Snowflakes are white because they reflect most of the light that hits them. Since visible light is white and snowflakes reflect that light, snow generally appears white in color while falling through the air or blanketing the ground. Exceptions exist, however, and deep snow sometimes looks blue on the ground.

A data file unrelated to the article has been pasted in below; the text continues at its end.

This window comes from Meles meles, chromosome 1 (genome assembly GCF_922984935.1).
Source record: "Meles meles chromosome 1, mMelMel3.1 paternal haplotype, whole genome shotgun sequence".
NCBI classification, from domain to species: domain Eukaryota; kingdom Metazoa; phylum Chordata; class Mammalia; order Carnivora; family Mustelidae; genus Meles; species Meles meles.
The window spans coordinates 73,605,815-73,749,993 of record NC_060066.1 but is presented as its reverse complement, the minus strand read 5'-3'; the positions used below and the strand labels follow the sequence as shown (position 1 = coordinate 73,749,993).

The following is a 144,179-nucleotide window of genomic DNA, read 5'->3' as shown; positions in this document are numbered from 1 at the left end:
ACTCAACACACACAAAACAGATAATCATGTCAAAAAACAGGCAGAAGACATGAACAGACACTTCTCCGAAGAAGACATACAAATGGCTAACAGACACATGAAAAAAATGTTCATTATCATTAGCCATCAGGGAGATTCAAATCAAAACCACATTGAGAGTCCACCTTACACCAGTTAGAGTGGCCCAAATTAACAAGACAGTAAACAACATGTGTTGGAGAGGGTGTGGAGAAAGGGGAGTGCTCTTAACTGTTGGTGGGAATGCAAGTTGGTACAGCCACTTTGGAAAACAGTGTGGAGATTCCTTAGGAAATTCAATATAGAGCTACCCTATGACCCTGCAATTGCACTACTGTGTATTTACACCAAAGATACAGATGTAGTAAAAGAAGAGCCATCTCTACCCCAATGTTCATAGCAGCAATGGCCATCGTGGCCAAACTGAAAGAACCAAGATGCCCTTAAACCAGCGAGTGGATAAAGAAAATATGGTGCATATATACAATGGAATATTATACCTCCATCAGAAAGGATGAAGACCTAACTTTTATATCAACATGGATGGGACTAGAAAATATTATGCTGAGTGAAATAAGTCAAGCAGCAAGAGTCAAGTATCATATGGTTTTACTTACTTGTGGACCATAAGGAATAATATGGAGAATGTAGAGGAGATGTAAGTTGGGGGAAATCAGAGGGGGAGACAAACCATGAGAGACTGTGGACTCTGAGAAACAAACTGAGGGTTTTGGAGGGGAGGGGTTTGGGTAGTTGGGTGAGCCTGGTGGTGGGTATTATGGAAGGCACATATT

Deep snow sometimes absorbs red light from other sources bouncing off the ice crystals. In this case, the snow reflects a bluish tint. Snow that appears blue often lies underneath snow that appears white due to the distance the light travels. Red snow also exists due to environmental factors such as algae or the presence of salt water, particularly during the summer months.